The second point that my sister made was more encouraging. She asserts that nine out of ten Americans, however anglophile, believe in their hearts that we are going to let them down over the war with Japan. If this is so - and I have heard it before from one or two people I trust - it is a great opportunity. For we shall not let them down. We are just as interested in the Far East as they are.

Sitting alone with my sister and her husband when the week-end party had dissolved, listening to a Glyndeboume [production of Mozart’s] ‘Don Giovanni Act IV’ [sic] and making a supper of bread, Pennsylvanian cheese and good red wine, I suddenly thought ‘I haven’t thought about the war all day’. Of course I had talked about it, told stories, exchanged wisecracks, rejoiced in the fall of Tunis and Bizerte, weighed soberly the prospects of struggles to come. But it had all happened somewhere else. There was no continuing presence. And that is, and I think must be, one of the central difficulties of the American situation. It all happens somewhere else; and though it may be very exciting, and indeed moving, it is exciting and moving like a film at the cinema rather than life itself.’

Tergiversations of policy


E. M. Forster,

‘During the last six or five months, Johnny Simpson has died, Agnes has died, Ivor Ramsay threw himself from the top of the chapel on mother’s birthday, Stephen Glanville (Provost here) died a fortnight back in a twinkling, Sydney Wilkinson has not recovered from her operation, Patrick (she told me yesterday) has injured his hip-socket and will be permanently lame, Kenneth Harrison’s father is going dotty so that K (my best friend in King’s) may have to leave Cambridge to look after him.

None of the above people I dislike, most of them I love, and the cumulative reaction on me is not sadness, but indifference to the young. It has come on me suddenly and might have anyhow. I have lost the quick warmth that used to accompany their approach or the expression of their opinions. I do not find this in Bob, whom I have mummified for my self preservation.’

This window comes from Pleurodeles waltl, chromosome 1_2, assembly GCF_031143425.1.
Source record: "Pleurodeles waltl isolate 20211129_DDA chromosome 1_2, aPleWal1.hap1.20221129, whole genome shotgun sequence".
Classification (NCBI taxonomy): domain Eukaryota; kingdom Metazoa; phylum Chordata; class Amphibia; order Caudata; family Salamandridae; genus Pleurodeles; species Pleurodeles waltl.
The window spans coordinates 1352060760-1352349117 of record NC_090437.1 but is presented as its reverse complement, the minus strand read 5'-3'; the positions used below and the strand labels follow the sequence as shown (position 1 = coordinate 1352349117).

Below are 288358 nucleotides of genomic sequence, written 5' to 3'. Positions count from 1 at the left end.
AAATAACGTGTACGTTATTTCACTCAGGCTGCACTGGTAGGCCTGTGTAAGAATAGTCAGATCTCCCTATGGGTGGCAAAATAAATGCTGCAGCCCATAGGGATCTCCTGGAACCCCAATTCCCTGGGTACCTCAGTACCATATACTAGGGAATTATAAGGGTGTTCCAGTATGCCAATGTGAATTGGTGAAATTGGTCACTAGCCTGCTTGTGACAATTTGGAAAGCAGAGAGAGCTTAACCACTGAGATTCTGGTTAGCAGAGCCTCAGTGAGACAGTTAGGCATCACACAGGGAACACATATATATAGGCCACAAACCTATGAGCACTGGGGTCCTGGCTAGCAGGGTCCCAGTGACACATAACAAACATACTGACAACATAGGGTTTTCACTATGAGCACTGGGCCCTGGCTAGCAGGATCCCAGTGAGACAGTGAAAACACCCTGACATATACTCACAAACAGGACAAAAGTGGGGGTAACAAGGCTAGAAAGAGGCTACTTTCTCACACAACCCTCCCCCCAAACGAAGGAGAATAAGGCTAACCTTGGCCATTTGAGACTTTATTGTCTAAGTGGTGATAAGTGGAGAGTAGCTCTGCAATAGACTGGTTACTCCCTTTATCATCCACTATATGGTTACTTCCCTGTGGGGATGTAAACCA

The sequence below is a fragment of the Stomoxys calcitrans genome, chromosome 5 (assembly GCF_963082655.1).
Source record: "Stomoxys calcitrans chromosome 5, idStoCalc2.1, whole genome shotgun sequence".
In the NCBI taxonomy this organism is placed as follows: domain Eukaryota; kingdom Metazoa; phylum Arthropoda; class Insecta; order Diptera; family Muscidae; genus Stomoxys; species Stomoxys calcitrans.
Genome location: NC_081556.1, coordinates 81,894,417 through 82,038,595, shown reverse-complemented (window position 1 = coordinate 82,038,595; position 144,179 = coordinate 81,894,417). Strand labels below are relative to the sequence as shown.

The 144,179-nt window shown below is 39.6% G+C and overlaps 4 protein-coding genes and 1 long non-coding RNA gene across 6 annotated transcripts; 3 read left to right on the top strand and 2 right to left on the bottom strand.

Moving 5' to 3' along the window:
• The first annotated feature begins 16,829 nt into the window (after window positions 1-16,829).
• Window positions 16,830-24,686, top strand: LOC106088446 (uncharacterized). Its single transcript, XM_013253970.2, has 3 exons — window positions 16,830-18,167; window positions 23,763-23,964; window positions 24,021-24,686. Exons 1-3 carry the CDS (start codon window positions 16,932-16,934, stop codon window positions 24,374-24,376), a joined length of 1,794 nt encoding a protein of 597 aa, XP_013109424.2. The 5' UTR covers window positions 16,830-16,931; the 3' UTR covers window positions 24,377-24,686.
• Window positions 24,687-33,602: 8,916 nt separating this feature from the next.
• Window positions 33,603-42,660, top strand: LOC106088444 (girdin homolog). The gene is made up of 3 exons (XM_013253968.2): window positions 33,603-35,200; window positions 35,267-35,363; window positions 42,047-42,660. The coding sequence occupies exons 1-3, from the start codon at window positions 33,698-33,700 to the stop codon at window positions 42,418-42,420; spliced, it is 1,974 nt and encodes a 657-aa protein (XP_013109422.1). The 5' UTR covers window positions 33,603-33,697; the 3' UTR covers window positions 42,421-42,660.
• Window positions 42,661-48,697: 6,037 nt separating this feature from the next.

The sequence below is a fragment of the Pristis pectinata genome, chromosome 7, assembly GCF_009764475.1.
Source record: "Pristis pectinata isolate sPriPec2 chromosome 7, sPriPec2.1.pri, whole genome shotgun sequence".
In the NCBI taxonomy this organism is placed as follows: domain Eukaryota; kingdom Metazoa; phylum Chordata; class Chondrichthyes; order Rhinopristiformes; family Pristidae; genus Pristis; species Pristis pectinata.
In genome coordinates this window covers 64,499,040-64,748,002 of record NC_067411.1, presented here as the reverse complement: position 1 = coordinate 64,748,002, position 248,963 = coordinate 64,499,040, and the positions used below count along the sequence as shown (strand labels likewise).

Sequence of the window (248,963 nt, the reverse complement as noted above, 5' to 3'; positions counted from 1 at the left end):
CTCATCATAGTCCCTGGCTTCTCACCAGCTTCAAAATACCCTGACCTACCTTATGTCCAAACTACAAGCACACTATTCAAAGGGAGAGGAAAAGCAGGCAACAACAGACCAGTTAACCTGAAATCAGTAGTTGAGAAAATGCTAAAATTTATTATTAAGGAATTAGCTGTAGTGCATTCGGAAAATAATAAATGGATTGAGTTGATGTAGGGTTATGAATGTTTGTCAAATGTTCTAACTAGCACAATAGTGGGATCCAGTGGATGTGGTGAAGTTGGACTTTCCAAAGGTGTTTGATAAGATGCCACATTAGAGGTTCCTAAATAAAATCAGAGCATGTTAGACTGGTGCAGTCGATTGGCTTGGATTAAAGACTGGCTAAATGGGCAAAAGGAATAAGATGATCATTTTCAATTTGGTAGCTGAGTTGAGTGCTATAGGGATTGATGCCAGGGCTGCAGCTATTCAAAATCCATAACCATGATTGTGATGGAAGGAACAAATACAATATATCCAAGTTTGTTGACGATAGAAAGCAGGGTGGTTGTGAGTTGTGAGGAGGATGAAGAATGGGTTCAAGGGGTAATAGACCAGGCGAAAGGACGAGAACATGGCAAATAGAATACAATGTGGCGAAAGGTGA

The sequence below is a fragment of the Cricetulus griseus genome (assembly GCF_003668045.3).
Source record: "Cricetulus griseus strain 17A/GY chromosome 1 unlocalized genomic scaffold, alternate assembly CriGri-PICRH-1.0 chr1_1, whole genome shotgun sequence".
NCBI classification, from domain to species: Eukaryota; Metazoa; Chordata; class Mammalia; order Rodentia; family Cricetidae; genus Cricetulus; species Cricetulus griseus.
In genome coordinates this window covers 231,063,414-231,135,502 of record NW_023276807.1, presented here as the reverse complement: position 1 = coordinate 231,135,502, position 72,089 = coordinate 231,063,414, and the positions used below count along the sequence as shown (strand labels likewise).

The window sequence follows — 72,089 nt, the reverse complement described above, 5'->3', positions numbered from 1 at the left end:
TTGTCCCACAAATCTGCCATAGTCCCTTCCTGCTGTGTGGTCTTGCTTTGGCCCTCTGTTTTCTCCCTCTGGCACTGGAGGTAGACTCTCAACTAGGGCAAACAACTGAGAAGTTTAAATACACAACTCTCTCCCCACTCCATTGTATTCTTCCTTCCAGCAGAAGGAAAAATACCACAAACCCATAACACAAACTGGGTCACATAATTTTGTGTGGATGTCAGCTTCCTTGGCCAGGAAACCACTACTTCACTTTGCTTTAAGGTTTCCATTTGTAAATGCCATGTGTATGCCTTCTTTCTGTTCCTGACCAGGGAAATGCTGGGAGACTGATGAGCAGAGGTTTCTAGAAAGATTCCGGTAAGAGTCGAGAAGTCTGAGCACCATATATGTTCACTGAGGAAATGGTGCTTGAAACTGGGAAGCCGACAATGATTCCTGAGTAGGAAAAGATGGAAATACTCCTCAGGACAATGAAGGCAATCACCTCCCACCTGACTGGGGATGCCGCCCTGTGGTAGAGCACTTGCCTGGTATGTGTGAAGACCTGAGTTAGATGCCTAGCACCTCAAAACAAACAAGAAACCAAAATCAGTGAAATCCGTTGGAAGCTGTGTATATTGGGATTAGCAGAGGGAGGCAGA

A frank and lively diarist


Pikle - The Diary Review - The Diary Junction - Contact

And so made significant . . .
and its companion websites -
The Diary Review
and The Diary Junction - are maintained privately without any funding or advertising. Please consider supporting their author/editor by purchasing one or more of his books: the memoir, Why Ever Did I Want to Write, and the Not a Brave New World trilogy.
Thank you.

Why Ever Did I Want to Write is a patchwork of themed stories about one man’s early life, embracing highs and lows but driven by a desire to make the most of being alive, to experience, to feel, and above all to understand. Reminiscent of Karl Knausgaard’s A Death in the Family and Theodore Zeldin’s An Intimate History of Humanity, this memoir, often based on diaries, sees Lyons reflecting on a repressed childhood, exploring the world through years of travelling, and searching for meaning and excitement in the arts and love affairs – an archetype of the counterculture in the 1970s and 1980s.

Not a Brave New World is an extraordinary fictional memoir, a trilogy in three wives, spanning the whole of the 21st century: one man’s - Kip Fenn’s - frank account, sometimes acutely painful and sometimes surprisingly joyful, of his three partners, and his career in international diplomacy working to tackle the rich-poor divide.

GILLIAN - Book 1 - Amazon (US/UK)